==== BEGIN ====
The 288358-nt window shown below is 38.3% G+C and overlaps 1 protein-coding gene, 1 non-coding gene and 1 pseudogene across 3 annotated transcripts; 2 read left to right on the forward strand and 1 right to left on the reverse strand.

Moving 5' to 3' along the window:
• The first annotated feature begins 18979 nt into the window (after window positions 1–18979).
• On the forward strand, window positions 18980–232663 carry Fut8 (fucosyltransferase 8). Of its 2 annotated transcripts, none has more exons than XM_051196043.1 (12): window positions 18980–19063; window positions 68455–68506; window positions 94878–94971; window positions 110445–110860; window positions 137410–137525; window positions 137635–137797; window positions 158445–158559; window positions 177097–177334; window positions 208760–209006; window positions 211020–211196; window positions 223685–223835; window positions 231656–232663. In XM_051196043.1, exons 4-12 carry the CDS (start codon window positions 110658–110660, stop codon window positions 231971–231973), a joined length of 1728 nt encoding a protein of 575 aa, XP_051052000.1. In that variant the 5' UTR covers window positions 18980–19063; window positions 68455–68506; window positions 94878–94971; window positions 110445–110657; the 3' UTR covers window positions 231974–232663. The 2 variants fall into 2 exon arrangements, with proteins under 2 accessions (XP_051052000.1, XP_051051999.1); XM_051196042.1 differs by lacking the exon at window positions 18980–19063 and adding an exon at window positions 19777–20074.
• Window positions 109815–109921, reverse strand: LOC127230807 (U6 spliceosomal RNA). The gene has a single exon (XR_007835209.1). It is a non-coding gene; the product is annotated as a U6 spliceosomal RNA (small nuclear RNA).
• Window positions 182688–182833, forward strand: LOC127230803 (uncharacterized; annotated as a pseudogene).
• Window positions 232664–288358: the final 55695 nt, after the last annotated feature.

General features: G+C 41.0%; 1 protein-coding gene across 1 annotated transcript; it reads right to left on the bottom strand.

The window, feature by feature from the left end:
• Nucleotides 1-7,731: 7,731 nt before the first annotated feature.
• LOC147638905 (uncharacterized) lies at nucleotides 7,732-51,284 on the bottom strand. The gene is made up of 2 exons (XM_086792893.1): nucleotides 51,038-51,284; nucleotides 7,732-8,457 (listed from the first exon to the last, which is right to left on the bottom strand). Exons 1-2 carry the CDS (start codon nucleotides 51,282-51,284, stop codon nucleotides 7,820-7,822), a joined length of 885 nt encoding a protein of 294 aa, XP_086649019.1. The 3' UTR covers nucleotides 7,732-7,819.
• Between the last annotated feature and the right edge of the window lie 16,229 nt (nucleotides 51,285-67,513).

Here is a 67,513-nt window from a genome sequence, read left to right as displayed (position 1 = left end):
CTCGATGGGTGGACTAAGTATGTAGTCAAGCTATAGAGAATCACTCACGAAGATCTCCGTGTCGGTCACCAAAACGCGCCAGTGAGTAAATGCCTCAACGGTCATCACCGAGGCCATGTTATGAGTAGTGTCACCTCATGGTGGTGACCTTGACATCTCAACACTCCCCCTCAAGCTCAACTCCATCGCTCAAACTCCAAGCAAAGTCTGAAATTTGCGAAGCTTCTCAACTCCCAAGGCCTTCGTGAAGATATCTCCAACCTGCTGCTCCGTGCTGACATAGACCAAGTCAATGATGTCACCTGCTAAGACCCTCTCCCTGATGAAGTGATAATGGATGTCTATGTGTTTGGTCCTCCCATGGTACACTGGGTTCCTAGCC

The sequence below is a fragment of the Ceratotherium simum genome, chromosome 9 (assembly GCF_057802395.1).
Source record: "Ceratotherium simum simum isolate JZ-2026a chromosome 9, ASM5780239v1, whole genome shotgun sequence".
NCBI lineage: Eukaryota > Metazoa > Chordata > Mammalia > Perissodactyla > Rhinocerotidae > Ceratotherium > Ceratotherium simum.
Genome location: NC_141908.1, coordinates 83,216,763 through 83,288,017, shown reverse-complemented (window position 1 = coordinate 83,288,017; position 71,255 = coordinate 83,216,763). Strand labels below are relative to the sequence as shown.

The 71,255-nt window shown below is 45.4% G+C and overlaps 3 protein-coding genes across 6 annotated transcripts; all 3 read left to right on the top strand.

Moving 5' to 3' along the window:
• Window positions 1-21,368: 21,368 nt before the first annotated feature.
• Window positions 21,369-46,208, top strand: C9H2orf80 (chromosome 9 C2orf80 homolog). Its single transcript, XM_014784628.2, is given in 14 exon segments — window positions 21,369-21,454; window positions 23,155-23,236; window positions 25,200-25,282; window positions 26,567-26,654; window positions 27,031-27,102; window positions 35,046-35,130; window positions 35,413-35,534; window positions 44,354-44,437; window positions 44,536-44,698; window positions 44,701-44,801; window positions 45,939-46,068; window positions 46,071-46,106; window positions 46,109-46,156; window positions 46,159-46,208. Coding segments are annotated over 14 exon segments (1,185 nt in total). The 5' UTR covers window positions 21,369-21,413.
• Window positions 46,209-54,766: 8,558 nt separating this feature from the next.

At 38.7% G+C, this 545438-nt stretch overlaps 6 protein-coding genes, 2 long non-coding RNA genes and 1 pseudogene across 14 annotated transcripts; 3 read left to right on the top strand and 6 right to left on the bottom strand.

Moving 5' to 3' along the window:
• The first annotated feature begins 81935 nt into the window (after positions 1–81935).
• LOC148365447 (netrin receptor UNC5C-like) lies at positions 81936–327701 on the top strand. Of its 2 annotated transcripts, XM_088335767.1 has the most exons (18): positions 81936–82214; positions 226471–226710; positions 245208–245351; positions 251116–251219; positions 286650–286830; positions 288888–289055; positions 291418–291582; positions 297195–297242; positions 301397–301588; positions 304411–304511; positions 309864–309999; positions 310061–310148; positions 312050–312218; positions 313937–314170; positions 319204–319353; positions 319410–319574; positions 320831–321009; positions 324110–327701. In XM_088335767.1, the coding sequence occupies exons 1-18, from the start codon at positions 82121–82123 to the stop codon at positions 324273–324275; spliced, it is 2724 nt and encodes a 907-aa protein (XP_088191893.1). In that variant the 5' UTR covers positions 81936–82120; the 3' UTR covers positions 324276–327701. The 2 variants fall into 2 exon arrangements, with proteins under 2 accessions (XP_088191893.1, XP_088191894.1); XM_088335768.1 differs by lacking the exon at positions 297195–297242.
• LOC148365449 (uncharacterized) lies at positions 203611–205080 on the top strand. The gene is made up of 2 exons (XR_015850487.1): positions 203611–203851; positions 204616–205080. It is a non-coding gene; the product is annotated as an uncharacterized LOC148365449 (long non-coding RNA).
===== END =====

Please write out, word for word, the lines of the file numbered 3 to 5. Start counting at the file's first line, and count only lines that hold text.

• The first annotated feature begins 18979 nt into the window (after window positions 1–18979).
• On the forward strand, window positions 18980–232663 carry Fut8 (fucosyltransferase 8). Of its 2 annotated transcripts, none has more exons than XM_051196043.1 (12): window positions 18980–19063; window positions 68455–68506; window positions 94878–94971; window positions 110445–110860; window positions 137410–137525; window positions 137635–137797; window positions 158445–158559; window positions 177097–177334; window positions 208760–209006; window positions 211020–211196; window positions 223685–223835; window positions 231656–232663. In XM_051196043.1, exons 4-12 carry the CDS (start codon window positions 110658–110660, stop codon window positions 231971–231973), a joined length of 1728 nt encoding a protein of 575 aa, XP_051052000.1. In that variant the 5' UTR covers window positions 18980–19063; window positions 68455–68506; window positions 94878–94971; window positions 110445–110657; the 3' UTR covers window positions 231974–232663. The 2 variants fall into 2 exon arrangements, with proteins under 2 accessions (XP_051052000.1, XP_051051999.1); XM_051196042.1 differs by lacking the exon at window positions 18980–19063 and adding an exon at window positions 19777–20074.
• Window positions 109815–109921, reverse strand: LOC127230807 (U6 spliceosomal RNA). The gene has a single exon (XR_007835209.1). It is a non-coding gene; the product is annotated as a U6 spliceosomal RNA (small nuclear RNA).